Is not to do what I did the first time I tried sushi (in a Mall near where I lived at the time, where I grew up, sushi was not common) I tasted the pickled ginger and it was a little bit sweet, but did not try the wasabi.because I mistakenly thought it was the dessert. I saved it for the end and popped a nice big ball of wasabi in my mouth.

Later when I went to grad school I had a Japanese roommate who used to say "Don't snort cocaine, use wasabi, it is better than drugs". He later told me that real wasabi in Japan is much stronger than what we get in the U.S. and I'm very afraid of it.

*cracking up* (none / 0) (#63)
by Silent Chris on Wed Apr 02, 2003 at 08:47:03 AM EST

That's hysterical.  Usually, I avoid Wasabi like the plague, but sometimes I stick a little bit on the end of my chopstick near the end, just to tempt myself.  I'm usually begging for liquid in under a second.

[ Parent ]
Wasabi (none / 0) (#96)
by odaiwai on Wed Apr 02, 2003 at 10:51:41 AM EST

You're not supposed to eat it by itself.  Take a little bit, pour some soy sauce over it and mix well with your chopsticks.  This gives you a dipping sauce which you can use a little or a lot of, depending on your taste, or the particular type of sushi.

There should be no wasabi in the sushi.

dave
-- "They're chefs! Chefs with chainsaws!"
[ Parent ]

Wasabi rocks! (5.00 / 1) (#147)
by Soulmender on Wed Apr 02, 2003 at 04:45:44 PM EST

I have no idea if I have eaten true wasabi or fake. But I have had very different experiences.

I really really love the flavour and the sensation when the scalp seems to shoot photons into space.



[ Parent ]

Right and wrong (none / 0) (#154)
by driptray on Wed Apr 02, 2003 at 06:39:01 PM EST

Your shoyu and wasabi mixing instructions are correct, but it's not true that there should be no wasabi in the sushi.

Virtually every piece of sushi you buy in Japan has a small dollop of wasabi between the rice and the fish. I know - I eat it all the time.
--
We brought the disasters. The alcohol. We committed the murders. - Paul Keating
[ Parent ]

Noooo! No wasabi into the soy sauce! (5.00 / 1) (#179)
by 6hill on Thu Apr 03, 2003 at 01:55:42 AM EST

You're not supposed to eat it by itself. Take a little bit, pour some soy sauce over it and mix well with your chopsticks.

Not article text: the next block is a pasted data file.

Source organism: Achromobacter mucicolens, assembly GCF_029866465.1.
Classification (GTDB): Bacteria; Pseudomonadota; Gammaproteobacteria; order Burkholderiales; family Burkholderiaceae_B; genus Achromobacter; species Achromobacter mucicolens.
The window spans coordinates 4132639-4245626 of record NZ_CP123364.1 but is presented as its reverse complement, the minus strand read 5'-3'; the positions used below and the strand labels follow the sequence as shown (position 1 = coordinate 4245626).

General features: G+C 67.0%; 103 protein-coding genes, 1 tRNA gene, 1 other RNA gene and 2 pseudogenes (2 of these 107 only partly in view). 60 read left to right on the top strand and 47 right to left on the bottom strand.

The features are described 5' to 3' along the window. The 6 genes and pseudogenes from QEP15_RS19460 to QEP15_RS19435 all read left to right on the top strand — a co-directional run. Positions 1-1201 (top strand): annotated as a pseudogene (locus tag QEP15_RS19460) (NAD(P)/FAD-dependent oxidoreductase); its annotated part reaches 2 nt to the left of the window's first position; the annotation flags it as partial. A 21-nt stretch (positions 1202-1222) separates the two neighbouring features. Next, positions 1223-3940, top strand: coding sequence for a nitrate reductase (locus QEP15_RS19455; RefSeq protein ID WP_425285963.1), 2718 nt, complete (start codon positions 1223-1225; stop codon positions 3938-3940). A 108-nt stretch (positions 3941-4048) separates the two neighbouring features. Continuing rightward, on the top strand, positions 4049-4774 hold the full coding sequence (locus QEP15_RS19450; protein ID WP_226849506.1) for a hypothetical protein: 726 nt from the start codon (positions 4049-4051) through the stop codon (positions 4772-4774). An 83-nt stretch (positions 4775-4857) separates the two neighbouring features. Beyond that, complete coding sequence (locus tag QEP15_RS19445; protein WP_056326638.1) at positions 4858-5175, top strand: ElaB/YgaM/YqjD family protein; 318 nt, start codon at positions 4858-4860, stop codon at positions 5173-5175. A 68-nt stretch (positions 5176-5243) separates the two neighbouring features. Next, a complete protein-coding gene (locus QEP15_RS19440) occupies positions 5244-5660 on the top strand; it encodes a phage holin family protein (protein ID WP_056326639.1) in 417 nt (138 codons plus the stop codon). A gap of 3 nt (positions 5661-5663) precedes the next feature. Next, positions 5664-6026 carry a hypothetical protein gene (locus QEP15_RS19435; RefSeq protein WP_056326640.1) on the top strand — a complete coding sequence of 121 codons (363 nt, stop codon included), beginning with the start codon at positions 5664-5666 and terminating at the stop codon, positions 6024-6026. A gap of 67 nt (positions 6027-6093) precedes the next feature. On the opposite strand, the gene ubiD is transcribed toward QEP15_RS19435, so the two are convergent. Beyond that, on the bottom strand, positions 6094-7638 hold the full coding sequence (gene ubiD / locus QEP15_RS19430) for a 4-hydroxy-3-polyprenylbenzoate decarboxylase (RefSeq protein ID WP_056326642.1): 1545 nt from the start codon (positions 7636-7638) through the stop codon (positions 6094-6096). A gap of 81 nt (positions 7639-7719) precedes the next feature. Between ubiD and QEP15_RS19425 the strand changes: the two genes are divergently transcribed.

According to a friend of mine who's lived in Japan for several years, you're not supposed to be mixing wasabi in your soy sauce where you dip the sushi. This is an insult to the sushi chef, implying he doesn't know how much wasabi to put into the sushi pieces. So the wasabi is supposed to be in the sushi, not in the sauce.

I think in Western countries the wasabi is left out of the sushi pieces to accomodate the Western palate which might not be used to the heat or taste of the horseradish paste. I personally like my sushi with some kick in it, but YMMV.

[ Parent ]

East v. West (none / 0) (#200)
by LordEq on Thu Apr 03, 2003 at 11:26:36 AM EST

According to a friend of mine who's lived in Japan for several years, you're not supposed to be mixing wasabi in your soy sauce where you dip the sushi.  This is an insult to the sushi chef, implying he doesn't know how much wasabi to put into the sushi pieces.

Sushi chefs living in Western countries aren't likely to be this thin-skinned.  To take such a trivial action as an insult is to read waaaaaaay too much into [what is quickly becoming] a regional custom, and to disregard the very concept of personal tastes.  Fine for Japan -- but a fine recipe for a nervous breakdown in "the West."



--LordEq

"That's what K5's about. Hippies and narcs cavorting together." --panck
[ Parent ]
To wasabi or not to wasabi (none / 0) (#243)
by 6hill on Fri Apr 04, 2003 at 01:29:21 AM EST

Sushi chefs living in Western countries aren't likely to be this thin-skinned. To take such a trivial action as an insult is to read waaaaaaay too much into [what is quickly becoming] a regional custom, and to disregard the very concept of personal tastes. Fine for Japan -- but a fine recipe for a nervous breakdown in "the West."

Very true. My context for writing the post was more in the interest of visitors to Japan avoiding a possible faux pas. Your run-of-the-mill sushi bought in $SUPERMARKET or $LUNCHCOUNTER is unlikely to have been made by a real sushi chef (who have years and years of training and are highly skilled artisans).

Also, the parent poster said:

There should be no wasabi in the sushi.

Which is wrong regardless of geographical placement.

[ Parent ]

Stalking the deadly wasabe (none / 0) (#134)
by 87C751 on Wed Apr 02, 2003 at 03:14:34 PM EST

When I was first discovering sushi, I saw some blowhard noob mistake the wasabe for guacomole and pop the whole wad (about the size of a ping-pong ball) into his mouth. I've never seen anyone turn that particular shade of red before or since.

For the beginner, take a small glob of wasabe paste (about the size of a pencil eraser) and mix a little soy sauce into it to make a thin paste. Then add more soy sauce until it's dipping depth. As you progress, you may decide you want to use more wasabe. (I use a chunk about dime-sized and roughly spherical for the first pass, and add more as I go on)

For the spice afficianados, the best I've had is the TNT roll, as made at Nami in Minneapolis, MN. Spicy tuna and spicy scallop mistures in an inside-out roll that's topped with wasabe-cured tobiko. Sheer genius!

My ranting place.
[ Parent ]

US wasabi vs Japanese wasabi (none / 0) (#141)
by ebonkyre on Wed Apr 02, 2003 at 04:00:08 PM EST